Individual little boutiques, art and photo galleries are scattered
across the town, though there is a concentration of places in the
Old Market area. The boutiques tend to offer higher quality, more
unique and sophisticated selections of items than the Old Market -
some focusing on Cambodian silks and tailoring, others on high
quality handicrafts, NGO-based crafts, Asian-inspired photographic
and artistic creations or specialty items such as local candles, spices
and teas. Perhaps most interestingly, a new generation of Cambodian
artists is making its mark and contemporary Cambodian art is coming
to the fore after decades of silence.
What to Buy
Hand-woven Cambodian silks, stone and woodcarvings, statues and
castings, contemporary Cambodian art, Cambodian handicrafts a
nd traditional musical instruments, temple rubbings, silver betel
containers, colored gems and basketry are among the most popular
souvenirs. The most useful and one of the cheapest souvenirs that
you can buy is a traditional checkered Cambodian scarf (krama).
If you don’t mind looking like a tourist, wear it around your neck like
the locals to keep the intense tropical sun off the back of your neck.
Cambodian Silks which are prized by silk collectors the world
over. Most of the silk available in Cambodia is hand-loomed using
the traditional ikat method of dying the threads and looming in the
patterns. Both raw and fine silks are available in the form of bolts
, sarongs, clothing and various handicrafts. Many of the pieces
available are potential collector’s items. A fascinating way to
learn about Cambodian silk is to visit the National Silk
Center where visitors can witness start-to-finish silk creation -
growing and harvesting mulberry (food for the silk worms), t
he breeding process and life cycle of the silk worm, collection
of cocoons, separation and spinning the silk, the dying process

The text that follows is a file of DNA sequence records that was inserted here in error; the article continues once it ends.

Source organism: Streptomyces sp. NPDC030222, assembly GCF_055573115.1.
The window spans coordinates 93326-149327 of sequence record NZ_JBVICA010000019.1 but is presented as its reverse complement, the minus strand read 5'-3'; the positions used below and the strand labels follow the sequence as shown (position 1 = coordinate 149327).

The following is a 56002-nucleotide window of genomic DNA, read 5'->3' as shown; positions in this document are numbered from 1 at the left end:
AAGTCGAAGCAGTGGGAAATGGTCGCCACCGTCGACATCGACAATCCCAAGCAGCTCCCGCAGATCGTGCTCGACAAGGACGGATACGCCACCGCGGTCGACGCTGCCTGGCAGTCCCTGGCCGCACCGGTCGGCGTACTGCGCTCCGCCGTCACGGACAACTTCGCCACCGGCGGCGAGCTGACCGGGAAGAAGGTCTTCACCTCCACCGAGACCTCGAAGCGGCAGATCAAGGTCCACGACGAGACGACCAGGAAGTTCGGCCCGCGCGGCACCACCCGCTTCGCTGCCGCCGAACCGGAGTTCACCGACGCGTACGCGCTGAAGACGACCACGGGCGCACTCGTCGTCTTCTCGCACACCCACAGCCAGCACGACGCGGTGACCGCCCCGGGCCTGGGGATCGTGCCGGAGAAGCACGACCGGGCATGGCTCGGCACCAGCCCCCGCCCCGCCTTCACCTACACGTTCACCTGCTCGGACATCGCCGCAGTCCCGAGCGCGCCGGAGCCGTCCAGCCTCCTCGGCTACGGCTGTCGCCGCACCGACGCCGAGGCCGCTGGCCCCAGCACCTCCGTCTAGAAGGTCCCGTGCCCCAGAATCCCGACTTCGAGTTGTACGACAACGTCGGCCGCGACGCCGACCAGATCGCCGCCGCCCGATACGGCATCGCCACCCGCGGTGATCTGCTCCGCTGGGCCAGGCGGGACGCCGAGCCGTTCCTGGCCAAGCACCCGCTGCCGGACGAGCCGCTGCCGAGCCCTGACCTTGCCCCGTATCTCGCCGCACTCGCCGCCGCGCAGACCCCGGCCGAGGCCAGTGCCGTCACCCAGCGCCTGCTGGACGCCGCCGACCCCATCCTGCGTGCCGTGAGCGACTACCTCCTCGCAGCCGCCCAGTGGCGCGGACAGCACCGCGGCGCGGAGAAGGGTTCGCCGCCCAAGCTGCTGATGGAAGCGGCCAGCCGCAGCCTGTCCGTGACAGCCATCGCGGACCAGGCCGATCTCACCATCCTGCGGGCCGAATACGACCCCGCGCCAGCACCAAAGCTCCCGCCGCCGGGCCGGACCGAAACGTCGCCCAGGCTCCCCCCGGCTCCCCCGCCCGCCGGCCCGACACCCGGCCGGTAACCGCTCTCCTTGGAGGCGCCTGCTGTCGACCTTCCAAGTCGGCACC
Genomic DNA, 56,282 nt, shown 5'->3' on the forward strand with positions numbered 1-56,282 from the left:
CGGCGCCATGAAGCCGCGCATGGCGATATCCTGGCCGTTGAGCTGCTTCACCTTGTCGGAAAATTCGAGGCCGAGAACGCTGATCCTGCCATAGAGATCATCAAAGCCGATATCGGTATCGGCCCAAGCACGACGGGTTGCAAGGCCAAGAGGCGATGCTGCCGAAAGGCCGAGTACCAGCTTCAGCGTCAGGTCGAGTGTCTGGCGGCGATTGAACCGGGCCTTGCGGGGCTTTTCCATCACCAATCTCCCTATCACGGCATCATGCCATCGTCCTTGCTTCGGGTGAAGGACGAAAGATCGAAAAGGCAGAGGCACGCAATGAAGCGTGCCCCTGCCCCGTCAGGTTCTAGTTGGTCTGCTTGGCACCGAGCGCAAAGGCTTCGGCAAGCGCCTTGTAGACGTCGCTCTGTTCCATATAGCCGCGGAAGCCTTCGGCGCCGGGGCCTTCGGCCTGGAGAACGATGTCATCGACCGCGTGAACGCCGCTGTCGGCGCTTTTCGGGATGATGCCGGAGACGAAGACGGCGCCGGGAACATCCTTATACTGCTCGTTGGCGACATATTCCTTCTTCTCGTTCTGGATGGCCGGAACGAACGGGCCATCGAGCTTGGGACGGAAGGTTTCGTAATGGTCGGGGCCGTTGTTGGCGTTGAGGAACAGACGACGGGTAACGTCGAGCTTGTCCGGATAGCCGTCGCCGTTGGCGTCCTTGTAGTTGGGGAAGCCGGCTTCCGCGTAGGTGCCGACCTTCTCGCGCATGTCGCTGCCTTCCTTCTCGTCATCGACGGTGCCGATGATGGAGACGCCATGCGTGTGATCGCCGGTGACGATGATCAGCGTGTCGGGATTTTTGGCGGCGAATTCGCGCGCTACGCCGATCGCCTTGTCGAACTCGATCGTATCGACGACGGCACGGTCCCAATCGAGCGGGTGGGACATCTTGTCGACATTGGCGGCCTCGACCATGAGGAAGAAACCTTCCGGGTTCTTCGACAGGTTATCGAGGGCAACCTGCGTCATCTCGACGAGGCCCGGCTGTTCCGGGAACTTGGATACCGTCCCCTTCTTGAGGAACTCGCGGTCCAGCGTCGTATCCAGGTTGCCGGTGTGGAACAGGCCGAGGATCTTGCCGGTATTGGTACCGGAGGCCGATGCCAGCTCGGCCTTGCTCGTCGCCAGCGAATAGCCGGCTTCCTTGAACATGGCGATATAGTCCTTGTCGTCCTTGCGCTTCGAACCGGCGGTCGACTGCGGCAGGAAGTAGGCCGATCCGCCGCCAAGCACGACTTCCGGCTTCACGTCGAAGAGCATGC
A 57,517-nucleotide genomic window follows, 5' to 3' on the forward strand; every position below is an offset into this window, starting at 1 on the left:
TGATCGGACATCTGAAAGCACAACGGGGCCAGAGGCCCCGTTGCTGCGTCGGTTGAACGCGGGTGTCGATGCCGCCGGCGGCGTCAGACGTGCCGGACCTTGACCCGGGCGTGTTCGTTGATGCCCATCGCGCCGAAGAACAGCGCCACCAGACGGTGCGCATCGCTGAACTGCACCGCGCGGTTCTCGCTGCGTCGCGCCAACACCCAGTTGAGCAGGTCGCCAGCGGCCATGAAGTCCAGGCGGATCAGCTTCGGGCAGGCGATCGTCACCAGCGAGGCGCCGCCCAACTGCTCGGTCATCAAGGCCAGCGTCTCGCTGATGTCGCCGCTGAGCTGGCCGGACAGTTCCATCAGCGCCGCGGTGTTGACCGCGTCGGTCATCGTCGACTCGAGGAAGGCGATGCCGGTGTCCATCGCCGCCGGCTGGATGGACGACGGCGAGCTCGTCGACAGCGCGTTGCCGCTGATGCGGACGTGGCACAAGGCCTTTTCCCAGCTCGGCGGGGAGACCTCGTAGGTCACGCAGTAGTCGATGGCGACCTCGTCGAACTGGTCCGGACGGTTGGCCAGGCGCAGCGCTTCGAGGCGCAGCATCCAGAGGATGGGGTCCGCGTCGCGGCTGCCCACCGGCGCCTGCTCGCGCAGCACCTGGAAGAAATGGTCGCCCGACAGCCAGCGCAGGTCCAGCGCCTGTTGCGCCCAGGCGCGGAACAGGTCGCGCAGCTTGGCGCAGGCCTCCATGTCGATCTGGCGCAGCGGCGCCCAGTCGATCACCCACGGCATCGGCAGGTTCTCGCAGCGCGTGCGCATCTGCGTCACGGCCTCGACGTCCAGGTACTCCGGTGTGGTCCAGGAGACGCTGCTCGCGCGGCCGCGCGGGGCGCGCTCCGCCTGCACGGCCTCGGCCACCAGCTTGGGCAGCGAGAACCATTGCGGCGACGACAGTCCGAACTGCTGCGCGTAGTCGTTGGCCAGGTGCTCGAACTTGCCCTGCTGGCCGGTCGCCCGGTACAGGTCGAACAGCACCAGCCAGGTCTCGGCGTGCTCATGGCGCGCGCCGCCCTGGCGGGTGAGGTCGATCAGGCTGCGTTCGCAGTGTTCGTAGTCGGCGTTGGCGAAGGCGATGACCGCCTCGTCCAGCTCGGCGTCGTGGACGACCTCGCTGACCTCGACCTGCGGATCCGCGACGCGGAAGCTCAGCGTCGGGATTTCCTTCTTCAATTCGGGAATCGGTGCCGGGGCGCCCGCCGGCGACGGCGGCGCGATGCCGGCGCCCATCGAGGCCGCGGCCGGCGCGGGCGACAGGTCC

and the creation of beautiful silk weavings on wooden, multi-harness
hand looms. Cambodian silk is available at silk shops and boutiques
across town, many specializing in silk creations such as tailored
Asian and Euro-Asian fashions, pillows, blankets, purses and other
decor and accessories. To learn more about Cambodian silk check
the bookstore for ‘Traditional Textiles of Cambodia’ by Gillian Green
Statues and carvings of traditional subjects, often copies
of Angkorian era works as well as Buddhas and various Hindu
gods and personages, are available in stone, wood and brass.
Statues make for relatively heavy, bulky souvenirs but are still
very popular because of their beauty and artistic value. The
replica of an Angkorian era bust of Jayavarman VII with its
graceful lines and peaceful smile is truly captivating and is
perhaps the most popular piece. Statues and carvings are
available at the Old Market and most souvenir shops, though
it pays to shop around for the best price and quality.
Highly-recommended is a stop at one of the local workshops
such as Artisans D’Angkor to see craftsman producing wood
and stone carvings. At Artisans d’Angkor visitors can observe
artisans making traditional wood and stone carvings and
lacquerwares following traditional techniques. Of special interest
is the traditional polychromy finishing technique that is being
practiced in the workshops. Polychromy imparts a unique patina
to stone and wood pieces. Free tours available. See the Artisans
d Angkor listing. Silver betel containers
Silver betel containers are popular, traditional souvenirs. These pounded silver containers are often shaped like animals, fruits and vegetables, and were originally used in ceremonial and everyday life to hold dried betel nut. (Betel is a type of palm nut that is chewed as a mild stimulant.) In the traditional market, betel looks like coin shaped, dark red plugs. You may see people, particularly older women from rural areas, with teeth stained deep red from years of chewing betel. Nowadays, silver betel containers are made primarily for sale as souvenirs but are still hand crafted using traditional techniques and styles. And in comparison to statues and carvings, they are comparatively light weight and transportable.
‘Temple rubbings’ are for sale everywhere in Siem Reap - the temples, the souvenir shops and the Old Market - but are, in fact, neither actual rubbings nor from the temples. They are in fact made from a heavy paper that is moistened then molded over recreations of original and imagined Angkorian-era temple carvings. Nevertheless, these rubbings are distinctive, light weight, transportable, inexpensive and uniquely Cambodian souvenirs.
Gems are a tempting souvenir. Western Cambodia, particularly in the area of Pailin, is a fertile source of colored stones. The markets in Siem Reap are full of jewelers specializing in Cambodian sapphires and rubies. Know something about gems and/or know the jeweler before spending much money.